Document Type : Original Article
Botany Department, Faculty of Science, Aswan University, Aswan 81528, Egypt
Botany Department, Faculty of Science, Aswan University, Aswan, Egypt
Chemistry Department, Faculty of Science, Aswan University, Aswan 81528, Egypt
Botany Department, Faculty of Science, Mansoura University, Mansoura 35511, Egypt
Introduction: Volatile Organic Compounds (VOCs) produced by Plant Growth Promoting fungi (PGPF) have recently been investigated due to their role in plant growth promotion and defense. Whereas many VOCs produced by PGPF promote seed growth. It is known that VOCs, among several other mechanisms, are responsible for the antagonistic activity produced by microorganisms. In this study, we focused on a comparative study between the VOCs emitted by the endophyte A. flavus AFEG-2017 and its host plant (Eleocharis geniculata) and the role of these VOCs in the growth promotion and biological control of some economic plants.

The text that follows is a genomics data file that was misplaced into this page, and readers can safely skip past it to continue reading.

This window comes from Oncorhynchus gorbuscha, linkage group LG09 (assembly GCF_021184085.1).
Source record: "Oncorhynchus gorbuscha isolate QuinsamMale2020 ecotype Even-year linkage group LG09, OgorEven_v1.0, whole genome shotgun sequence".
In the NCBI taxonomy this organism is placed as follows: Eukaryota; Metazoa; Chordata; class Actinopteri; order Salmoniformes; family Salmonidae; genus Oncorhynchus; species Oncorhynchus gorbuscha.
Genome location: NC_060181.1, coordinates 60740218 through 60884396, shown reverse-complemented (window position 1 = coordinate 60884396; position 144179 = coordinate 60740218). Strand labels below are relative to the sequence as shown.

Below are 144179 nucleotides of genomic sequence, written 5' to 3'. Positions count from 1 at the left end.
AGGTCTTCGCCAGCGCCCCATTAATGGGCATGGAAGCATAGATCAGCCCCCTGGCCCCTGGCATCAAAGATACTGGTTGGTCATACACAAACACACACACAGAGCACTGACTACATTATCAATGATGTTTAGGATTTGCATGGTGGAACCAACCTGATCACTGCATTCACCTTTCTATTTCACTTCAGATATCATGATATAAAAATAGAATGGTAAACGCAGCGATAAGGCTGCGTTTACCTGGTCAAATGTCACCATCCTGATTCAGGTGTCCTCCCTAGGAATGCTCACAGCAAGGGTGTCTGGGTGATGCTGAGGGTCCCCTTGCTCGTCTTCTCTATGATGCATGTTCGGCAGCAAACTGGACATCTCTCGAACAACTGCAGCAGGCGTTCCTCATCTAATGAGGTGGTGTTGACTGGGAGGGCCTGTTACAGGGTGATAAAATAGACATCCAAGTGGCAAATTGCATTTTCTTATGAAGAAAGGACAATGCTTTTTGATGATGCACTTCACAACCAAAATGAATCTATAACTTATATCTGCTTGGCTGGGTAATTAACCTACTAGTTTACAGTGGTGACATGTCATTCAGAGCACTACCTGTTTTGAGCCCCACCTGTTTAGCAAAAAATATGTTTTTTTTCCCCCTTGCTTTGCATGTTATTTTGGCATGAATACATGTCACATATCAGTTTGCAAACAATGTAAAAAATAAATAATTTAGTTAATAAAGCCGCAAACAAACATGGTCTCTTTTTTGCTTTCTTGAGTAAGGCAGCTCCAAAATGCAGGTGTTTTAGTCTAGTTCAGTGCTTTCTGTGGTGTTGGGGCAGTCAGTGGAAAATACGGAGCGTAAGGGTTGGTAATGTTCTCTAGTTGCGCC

Materials and Methods: VOCs from AFEG-2017 and E. geniculata were extracted using ethyl acetate. Then, the analysis of emitted VOCs was accomplished by using gas chromatography mass (GC-MS). Seedling stimulation assay was investigated on seeds of Trigonella foenum-graecum, Solanum lycopersicum, Portulaca oleracea, and Lepidium sativum. In addition, the antifungal activity of VOCs was evaluated against some plant pathogenic fungi.
Results: The GC-MS analysis of the volatile emitted from A. flavus (AFEG-2017) resulted in 25 organic and bioactive compounds; of them 2-(2-hydroxy-3-isobutoxypropyl) pent-4-enoic acid, hydrazide was the most abundant compound. The findings of the present study advocate that linalool, linalyl acetate, geranyl acetate, oleic acid, 1-eicosanol, and 1-chloro-octadecane are suitable as biocontrol agents against phytopathogenic fungi. In addition, the volatiles of Euphorbia geniculata showed 28 bioactive compounds, in which Phytol was the most abundant one. The VOCs produced by AFEG-2017 enhanced the seedling growth of T. foenum-graecum, S. lycopersicum, P. oleracea, and L. sativum. Also, VOCS showed inhibition in the tested pathogenic fungi growth like Fusarium oxysporum which showed the highest inhibition percentage in the growth (40%).
Conclusions: This study proved that there is a harmony between VOCs produced by the medicinal plant E. geniculata and its endophyte A. flavus. These volatiles could successfully accelerate plant seeding and limit the growth of some important phytopathogens.